Monday, October 31, 2005

Well, Gee, Thanks for the Good News

Nothing like being told by your university's president that your degree is going to be worthless in the job market and that too many people go to law school for the wrong reasons and end up miserable at 35.

Excellent. I'm in a good mood now.

Eight to One Is Not a Great Ratio

So, a man has been nominated to take the seat of the first woman on the Supreme Court, and part of me is disappointed. I mean, if the judge was going to be a conservative whose values I dislike, couldn't it at least be a she? Couldn't the nomination celebrate diversity? The heights women have climbed to?

But at the same time, I think that attitude is unfair. I don't believe in affirmative action and I don't believe people should get a job based on race, ethnicity, or gender. A Supreme Court Justice should be nominated based on his or her ability to do the best job, and if that person was male, then so be it.

But the question still remains: the Court's make-up, assuming approval of Alito, will be eight men and one woman. Are there really eight qualified males to every qualified female for this position? Are women lagging behind? And if they are, why?

Is it a collective choice of women everywhere that they would rather not be Supreme Court Justices or, despite all our liberal-speak, is it truly still a man's world?

Wednesday, October 19, 2005

Drawing Strength From People Who Had to Miss More Than Just Class for Their Judaism

So, I have a TON of work to do, a to do list that is far, far too long, and a whole bunch of really important things coming up really soon. Why, you ask, am I even near my computer, let alone blogging? Because if I don't let off a little bit of steam, I think I will explode.

It's a hard year to be a frum Jew in secular college. Not only am I missing the equivalent of two straight weeks of classes, spread out over a month (if that makes any sense), but it is also midterms season. And many of my summer applications are due November 1.

Let's just say I've had better days. So, not only am I stressed out to begin with, but yom tov becomes a nuisance instead of a good time to spend with family and reach for higher spiritual realms.

But remember all those stories we always hear of our great-grandparents who came to American and had to get a new job EVERY week when they didn't show up to work on Shabbos? And remember how those people weren't worried about grades and great summer experiences, but basic subsistence and the strength to hold on to a Torah lifestyle in this new, strange country?

If they could manage to hold on to their Judaism and faith in Hashem in times that were far harder than my Freedom of Speech and Press midterm, than I think I can have the sanity and strength to get through this not-so-easy time. Good luck to everyone else going through the same.

Sunday, October 16, 2005

Summer? Wasn't That Just Yesterday?

It is still warm outside. I can still wear flip flops. I have not unpacked my winter coat or boots or sweaters. We're still on daylight savings time. Succot is coming up.

So, I'm applying for summer jobs why??

Saturday, October 15, 2005

My Car Named Jesus

My sis: The car died.
Me: Uh oh. Is there any way that it might become undead [my Ivy League education kicks in] uhh, i mean ressurected?
My sis: Then we could call the car Jesus.
Me: It did need a name, after all.

Wednesday, October 12, 2005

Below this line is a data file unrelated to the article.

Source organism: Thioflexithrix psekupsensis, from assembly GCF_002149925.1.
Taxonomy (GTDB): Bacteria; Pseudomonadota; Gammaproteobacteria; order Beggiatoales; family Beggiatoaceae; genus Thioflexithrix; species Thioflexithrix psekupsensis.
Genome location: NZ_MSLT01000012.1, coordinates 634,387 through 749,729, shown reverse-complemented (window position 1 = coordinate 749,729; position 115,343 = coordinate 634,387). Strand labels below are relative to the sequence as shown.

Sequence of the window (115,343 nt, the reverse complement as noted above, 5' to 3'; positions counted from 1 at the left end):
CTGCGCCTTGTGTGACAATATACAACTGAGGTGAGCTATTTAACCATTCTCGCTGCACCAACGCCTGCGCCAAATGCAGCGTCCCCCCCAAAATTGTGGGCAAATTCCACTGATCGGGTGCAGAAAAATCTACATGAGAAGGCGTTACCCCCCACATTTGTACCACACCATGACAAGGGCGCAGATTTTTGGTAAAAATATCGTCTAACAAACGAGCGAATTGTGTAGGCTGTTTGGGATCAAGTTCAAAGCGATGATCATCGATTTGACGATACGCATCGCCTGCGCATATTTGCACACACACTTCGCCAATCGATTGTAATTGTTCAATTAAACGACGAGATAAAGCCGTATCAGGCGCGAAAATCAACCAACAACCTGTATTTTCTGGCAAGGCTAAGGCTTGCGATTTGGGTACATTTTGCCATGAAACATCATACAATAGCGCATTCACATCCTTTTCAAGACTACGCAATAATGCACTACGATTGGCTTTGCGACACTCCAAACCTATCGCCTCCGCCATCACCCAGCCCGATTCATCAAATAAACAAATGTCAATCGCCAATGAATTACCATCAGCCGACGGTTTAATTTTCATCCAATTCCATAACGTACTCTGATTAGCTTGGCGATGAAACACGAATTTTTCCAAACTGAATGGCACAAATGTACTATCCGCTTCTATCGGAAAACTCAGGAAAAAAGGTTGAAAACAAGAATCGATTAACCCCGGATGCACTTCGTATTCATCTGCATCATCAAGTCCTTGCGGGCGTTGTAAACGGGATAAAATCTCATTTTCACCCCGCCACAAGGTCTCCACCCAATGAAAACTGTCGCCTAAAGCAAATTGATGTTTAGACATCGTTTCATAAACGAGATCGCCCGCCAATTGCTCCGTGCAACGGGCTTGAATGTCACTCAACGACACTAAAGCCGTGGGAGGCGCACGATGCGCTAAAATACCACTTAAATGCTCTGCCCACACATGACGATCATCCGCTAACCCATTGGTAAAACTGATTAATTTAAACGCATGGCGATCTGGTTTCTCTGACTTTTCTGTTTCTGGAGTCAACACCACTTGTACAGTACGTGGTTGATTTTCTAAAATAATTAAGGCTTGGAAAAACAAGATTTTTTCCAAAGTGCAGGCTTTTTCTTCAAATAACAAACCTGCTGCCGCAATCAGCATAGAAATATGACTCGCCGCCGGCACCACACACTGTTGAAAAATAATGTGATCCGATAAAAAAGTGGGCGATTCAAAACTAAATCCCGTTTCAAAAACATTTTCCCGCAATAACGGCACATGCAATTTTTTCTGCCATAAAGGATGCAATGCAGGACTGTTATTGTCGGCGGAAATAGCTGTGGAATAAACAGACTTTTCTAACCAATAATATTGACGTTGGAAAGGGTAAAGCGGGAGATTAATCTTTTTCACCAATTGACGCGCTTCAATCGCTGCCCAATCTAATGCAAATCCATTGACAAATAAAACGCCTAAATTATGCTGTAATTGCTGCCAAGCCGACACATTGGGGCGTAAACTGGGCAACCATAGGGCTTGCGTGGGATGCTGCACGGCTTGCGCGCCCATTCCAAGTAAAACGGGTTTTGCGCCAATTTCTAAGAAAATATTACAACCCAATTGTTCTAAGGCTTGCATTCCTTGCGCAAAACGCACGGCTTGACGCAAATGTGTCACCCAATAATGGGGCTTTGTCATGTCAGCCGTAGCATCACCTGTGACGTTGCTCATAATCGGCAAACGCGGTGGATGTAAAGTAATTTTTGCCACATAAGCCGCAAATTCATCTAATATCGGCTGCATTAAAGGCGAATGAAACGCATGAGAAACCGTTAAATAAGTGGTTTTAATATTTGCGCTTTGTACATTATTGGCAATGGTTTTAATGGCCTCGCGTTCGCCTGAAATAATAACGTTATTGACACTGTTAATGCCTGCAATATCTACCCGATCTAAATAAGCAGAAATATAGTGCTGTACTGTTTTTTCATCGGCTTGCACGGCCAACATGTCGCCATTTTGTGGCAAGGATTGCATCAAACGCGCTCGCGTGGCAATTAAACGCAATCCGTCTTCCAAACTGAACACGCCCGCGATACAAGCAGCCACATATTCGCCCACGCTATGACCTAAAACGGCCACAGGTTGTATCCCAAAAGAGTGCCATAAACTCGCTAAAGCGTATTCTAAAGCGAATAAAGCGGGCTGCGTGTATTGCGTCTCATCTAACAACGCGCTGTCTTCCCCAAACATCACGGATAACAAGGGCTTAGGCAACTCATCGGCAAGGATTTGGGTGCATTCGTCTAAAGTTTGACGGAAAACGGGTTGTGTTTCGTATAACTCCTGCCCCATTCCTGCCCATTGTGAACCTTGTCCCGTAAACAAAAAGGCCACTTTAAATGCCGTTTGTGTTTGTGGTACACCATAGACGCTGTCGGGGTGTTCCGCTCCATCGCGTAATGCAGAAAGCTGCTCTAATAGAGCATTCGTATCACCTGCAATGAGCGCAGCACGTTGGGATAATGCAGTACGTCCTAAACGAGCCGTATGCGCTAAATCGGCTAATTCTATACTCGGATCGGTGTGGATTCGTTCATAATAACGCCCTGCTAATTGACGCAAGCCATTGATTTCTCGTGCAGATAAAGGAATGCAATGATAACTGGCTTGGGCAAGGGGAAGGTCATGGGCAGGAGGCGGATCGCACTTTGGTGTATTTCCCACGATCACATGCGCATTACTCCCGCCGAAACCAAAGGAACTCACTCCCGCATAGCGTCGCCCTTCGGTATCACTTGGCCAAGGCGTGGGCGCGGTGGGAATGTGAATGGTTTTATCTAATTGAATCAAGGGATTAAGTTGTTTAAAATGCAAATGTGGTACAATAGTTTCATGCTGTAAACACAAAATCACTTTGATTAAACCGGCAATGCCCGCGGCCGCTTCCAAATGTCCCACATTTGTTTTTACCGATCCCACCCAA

Traversing Spiritual Realms in a Physical World

In just a few hours, we'll all be in shul in some semblance of white clothing and unfashionable non-leather shoes at the very start of the 25-hour fast-and-pray marathon that is Yom Kippur. It is the day of the Jewish year when we reach the peak of spirituality, when we are compared to angels, when we have little contact with the physical world. It is a day to utilize spirituality alone, to be as close to God as possible.

But we are not spiritual beings. Yom Kippur is an important day; it enables us to scale certain spiritual heights and to reconnect to Hashem on a certain level. It enables us to refresh ourselves on a religious plane. But we cannot live as angels. We need to eat and drink and wear leather shoes (ok, fine, you can argue with that one, but I have a very pretty pair of new shoes which just happens to be leather sitting in my room, and I would argue that I NEED to wear them). We need to act and interact in a physical world.

So what then do we do with this spiritual peak of Yom Kippur? Is that it? Do we sin in the physical world all year long and then do teshuva on a spiritual realm for a single day and return to the dark depths of physicality?

No. The entire set-up of the holidays this month (that set-up that is oh-so-frustrating to a college student who is missing lots of class) is designed to bring that spiritual peak of Yom Kippur into the physical realm of the rest of our lives, so that instead of coming out of the holiest day of the year with a clean slate just to be sullied once again, we have the ability to grow in our observance and dedication to Hashem throughout the year and through our physical world.

First, we have Yom Kippur, the holiest day of the year where we are raised above the physical and are wholly spiritual.

Then, Succot, a holiday where we eat and drink, but are removed from our daily physical lives and instead live in huts outside of our homes.

Then, Shemini Atzeret, a yom tov still with all the specialness that entails, but back in the comfort of our houses (and outside of the rainy cold weather that invariably begins as soon as we move into our succot). We are still enveloped by the spirituality of the holidays, but now we are one step closer to our daily lives.

Then, isru chag, the day after yom tov. We are fully moved back into everyday life, but there is still an element of spirituality associated with the day.

And then, we move to the month of Cheshvan - a month devoid of any holidays, a month that is totally mundane. But that's the point. Now that we've had the spiritual moment of Yom Kippur and the calendar has helped us integrate that into our daily lives, we have a full month of daily life to accomplish just that.